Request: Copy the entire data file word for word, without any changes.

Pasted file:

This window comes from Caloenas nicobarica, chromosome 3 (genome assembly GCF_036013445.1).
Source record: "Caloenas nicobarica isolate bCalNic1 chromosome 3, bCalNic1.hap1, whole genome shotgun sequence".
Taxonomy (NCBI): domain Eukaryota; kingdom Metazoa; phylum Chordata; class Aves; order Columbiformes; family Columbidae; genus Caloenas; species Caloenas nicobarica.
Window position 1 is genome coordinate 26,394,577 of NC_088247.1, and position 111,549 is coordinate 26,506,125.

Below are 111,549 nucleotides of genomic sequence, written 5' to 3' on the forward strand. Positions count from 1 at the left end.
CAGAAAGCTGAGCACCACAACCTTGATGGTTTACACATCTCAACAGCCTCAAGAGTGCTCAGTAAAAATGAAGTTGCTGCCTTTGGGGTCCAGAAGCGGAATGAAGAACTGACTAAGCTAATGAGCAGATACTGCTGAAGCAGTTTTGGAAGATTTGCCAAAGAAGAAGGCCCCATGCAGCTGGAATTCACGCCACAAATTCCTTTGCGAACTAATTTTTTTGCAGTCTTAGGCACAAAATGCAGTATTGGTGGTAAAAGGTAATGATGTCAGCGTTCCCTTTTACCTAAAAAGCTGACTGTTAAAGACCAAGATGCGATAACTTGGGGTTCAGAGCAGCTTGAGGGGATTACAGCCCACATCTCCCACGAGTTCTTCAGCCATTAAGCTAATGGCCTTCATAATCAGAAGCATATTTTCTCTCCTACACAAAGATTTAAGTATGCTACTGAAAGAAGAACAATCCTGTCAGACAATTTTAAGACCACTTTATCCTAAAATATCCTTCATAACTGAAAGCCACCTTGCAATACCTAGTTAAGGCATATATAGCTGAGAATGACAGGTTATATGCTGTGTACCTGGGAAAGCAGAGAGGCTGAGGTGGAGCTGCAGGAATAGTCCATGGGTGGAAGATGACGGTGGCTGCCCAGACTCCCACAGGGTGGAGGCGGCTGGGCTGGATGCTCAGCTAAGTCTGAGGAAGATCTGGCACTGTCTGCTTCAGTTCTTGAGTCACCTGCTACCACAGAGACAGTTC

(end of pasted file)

This window comes from Caloenas nicobarica, chromosome 3 (genome assembly GCF_036013445.1).
Source record: "Caloenas nicobarica isolate bCalNic1 chromosome 3, bCalNic1.hap1, whole genome shotgun sequence".
Taxonomy (NCBI): domain Eukaryota; kingdom Metazoa; phylum Chordata; class Aves; order Columbiformes; family Columbidae; genus Caloenas; species Caloenas nicobarica.
Window position 1 is genome coordinate 26,394,577 of NC_088247.1, and position 111,549 is coordinate 26,506,125.

Below are 111,549 nucleotides of genomic sequence, written 5' to 3' on the forward strand. Positions count from 1 at the left end.
CAGAAAGCTGAGCACCACAACCTTGATGGTTTACACATCTCAACAGCCTCAAGAGTGCTCAGTAAAAATGAAGTTGCTGCCTTTGGGGTCCAGAAGCGGAATGAAGAACTGACTAAGCTAATGAGCAGATACTGCTGAAGCAGTTTTGGAAGATTTGCCAAAGAAGAAGGCCCCATGCAGCTGGAATTCACGCCACAAATTCCTTTGCGAACTAATTTTTTTGCAGTCTTAGGCACAAAATGCAGTATTGGTGGTAAAAGGTAATGATGTCAGCGTTCCCTTTTACCTAAAAAGCTGACTGTTAAAGACCAAGATGCGATAACTTGGGGTTCAGAGCAGCTTGAGGGGATTACAGCCCACATCTCCCACGAGTTCTTCAGCCATTAAGCTAATGGCCTTCATAATCAGAAGCATATTTTCTCTCCTACACAAAGATTTAAGTATGCTACTGAAAGAAGAACAATCCTGTCAGACAATTTTAAGACCACTTTATCCTAAAATATCCTTCATAACTGAAAGCCACCTTGCAATACCTAGTTAAGGCATATATAGCTGAGAATGACAGGTTATATGCTGTGTACCTGGGAAAGCAGAGAGGCTGAGGTGGAGCTGCAGGAATAGTCCATGGGTGGAAGATGACGGTGGCTGCCCAGACTCCCACAGGGTGGAGGCGGCTGGGCTGGATGCTCAGCTAAGTCTGAGGAAGATCTGGCACTGTCTGCTTCAGTTCTTGAGTCACCTGCTACCACAGAGACAGTTC